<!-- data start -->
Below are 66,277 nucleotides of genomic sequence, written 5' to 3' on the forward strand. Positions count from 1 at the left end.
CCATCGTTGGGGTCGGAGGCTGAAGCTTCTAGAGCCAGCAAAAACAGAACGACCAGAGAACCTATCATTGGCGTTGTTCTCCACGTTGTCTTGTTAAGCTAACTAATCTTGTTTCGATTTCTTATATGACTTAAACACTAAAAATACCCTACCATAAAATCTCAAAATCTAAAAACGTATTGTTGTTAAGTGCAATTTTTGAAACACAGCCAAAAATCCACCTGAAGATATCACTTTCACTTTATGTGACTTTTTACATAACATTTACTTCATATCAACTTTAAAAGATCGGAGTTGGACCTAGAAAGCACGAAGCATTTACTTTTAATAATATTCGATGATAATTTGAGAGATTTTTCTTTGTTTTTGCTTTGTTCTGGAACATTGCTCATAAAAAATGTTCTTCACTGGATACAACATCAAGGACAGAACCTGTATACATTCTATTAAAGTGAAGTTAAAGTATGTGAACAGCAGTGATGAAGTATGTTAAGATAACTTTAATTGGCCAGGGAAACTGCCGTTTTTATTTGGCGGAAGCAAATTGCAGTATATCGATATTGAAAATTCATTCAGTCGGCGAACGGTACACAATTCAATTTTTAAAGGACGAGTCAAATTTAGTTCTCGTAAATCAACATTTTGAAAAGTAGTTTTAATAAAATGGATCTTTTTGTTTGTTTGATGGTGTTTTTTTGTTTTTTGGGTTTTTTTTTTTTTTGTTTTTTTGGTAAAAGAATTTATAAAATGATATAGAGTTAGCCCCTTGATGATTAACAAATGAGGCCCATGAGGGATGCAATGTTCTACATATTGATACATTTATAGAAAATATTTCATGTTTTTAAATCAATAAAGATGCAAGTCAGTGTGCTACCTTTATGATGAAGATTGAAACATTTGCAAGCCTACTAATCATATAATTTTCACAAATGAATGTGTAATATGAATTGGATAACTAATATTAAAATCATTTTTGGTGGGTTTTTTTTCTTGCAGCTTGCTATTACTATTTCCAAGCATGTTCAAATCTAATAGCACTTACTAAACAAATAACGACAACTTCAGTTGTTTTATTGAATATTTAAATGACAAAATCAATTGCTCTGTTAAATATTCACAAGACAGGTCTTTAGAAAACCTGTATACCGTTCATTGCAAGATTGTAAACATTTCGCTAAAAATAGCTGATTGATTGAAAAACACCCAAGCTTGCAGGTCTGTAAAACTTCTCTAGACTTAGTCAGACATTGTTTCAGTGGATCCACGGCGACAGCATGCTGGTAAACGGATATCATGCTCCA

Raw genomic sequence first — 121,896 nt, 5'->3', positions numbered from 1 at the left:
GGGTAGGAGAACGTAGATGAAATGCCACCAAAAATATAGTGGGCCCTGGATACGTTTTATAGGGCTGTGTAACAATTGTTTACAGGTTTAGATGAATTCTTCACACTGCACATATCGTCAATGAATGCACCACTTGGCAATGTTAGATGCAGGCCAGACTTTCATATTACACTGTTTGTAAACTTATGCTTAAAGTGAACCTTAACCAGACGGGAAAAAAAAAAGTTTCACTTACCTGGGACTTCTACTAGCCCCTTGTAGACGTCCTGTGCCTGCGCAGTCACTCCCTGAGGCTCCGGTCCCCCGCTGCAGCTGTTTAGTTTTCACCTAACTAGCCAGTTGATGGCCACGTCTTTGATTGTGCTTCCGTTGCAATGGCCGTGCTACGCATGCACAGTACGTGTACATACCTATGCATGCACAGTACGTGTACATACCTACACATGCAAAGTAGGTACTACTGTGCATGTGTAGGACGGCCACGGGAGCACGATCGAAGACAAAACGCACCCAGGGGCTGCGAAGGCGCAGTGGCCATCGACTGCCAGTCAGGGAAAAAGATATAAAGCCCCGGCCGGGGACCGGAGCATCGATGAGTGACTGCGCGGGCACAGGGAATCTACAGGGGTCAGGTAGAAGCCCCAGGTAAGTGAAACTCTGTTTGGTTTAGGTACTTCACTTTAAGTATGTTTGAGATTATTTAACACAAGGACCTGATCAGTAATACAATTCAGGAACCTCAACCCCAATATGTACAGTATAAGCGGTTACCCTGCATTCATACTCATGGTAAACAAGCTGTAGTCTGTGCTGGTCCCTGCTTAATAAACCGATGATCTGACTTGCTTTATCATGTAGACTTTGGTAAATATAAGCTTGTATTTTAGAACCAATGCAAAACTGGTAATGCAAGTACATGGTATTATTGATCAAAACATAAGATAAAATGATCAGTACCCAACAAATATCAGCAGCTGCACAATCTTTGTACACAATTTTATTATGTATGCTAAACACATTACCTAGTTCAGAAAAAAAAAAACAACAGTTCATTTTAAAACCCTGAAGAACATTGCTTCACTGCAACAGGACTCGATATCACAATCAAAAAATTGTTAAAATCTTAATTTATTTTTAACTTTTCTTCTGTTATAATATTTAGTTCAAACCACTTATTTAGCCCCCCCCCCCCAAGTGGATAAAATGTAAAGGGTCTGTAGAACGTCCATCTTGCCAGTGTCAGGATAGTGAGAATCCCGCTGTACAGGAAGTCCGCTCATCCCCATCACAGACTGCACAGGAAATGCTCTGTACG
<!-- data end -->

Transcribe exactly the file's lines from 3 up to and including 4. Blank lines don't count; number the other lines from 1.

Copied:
Raw genomic sequence first — 121,896 nt, 5'->3', positions numbered from 1 at the left:
GGGTAGGAGAACGTAGATGAAATGCCACCAAAAATATAGTGGGCCCTGGATACGTTTTATAGGGCTGTGTAACAATTGTTTACAGGTTTAGATGAATTCTTCACACTGCACATATCGTCAATGAATGCACCACTTGGCAATGTTAGATGCAGGCCAGACTTTCATATTACACTGTTTGTAAACTTATGCTTAAAGTGAACCTTAACCAGACGGGAAAAAAAAAAGTTTCACTTACCTGGGACTTCTACTAGCCCCTTGTAGACGTCCTGTGCCTGCGCAGTCACTCCCTGAGGCTCCGGTCCCCCGCTGCAGCTGTTTAGTTTTCACCTAACTAGCCAGTTGATGGCCACGTCTTTGATTGTGCTTCCGTTGCAATGGCCGTGCTACGCATGCACAGTACGTGTACATACCTATGCATGCACAGTACGTGTACATACCTACACATGCAAAGTAGGTACTACTGTGCATGTGTAGGACGGCCACGGGAGCACGATCGAAGACAAAACGCACCCAGGGGCTGCGAAGGCGCAGTGGCCATCGACTGCCAGTCAGGGAAAAAGATATAAAGCCCCGGCCGGGGACCGGAGCATCGATGAGTGACTGCGCGGGCACAGGGAATCTACAGGGGTCAGGTAGAAGCCCCAGGTAAGTGAAACTCTGTTTGGTTTAGGTACTTCACTTTAAGTATGTTTGAGATTATTTAACACAAGGACCTGATCAGTAATACAATTCAGGAACCTCAACCCCAATATGTACAGTATAAGCGGTTACCCTGCATTCATACTCATGGTAAACAAGCTGTAGTCTGTGCTGGTCCCTGCTTAATAAACCGATGATCTGACTTGCTTTATCATGTAGACTTTGGTAAATATAAGCTTGTATTTTAGAACCAATGCAAAACTGGTAATGCAAGTACATGGTATTATTGATCAAAACATAAGATAAAATGATCAGTACCCAACAAATATCAGCAGCTGCACAATCTTTGTACACAATTTTATTATGTATGCTAAACACATTACCTAGTTCAGAAAAAAAAAAACAACAGTTCATTTTAAAACCCTGAAGAACATTGCTTCACTGCAACAGGACTCGATATCACAATCAAAAAATTGTTAAAATCTTAATTTATTTTTAACTTTTCTTCTGTTATAATATTTAGTTCAAACCACTTATTTAGCCCCCCCCCCCCAAGTGGATAAAATGTAAAGGGTCTGTAGAACGTCCATCTTGCCAGTGTCAGGATAGTGAGAATCCCGCTGTACAGGAAGTCCGCTCATCCCCATCACAGACTGCACAGGAAATGCTCTGTACG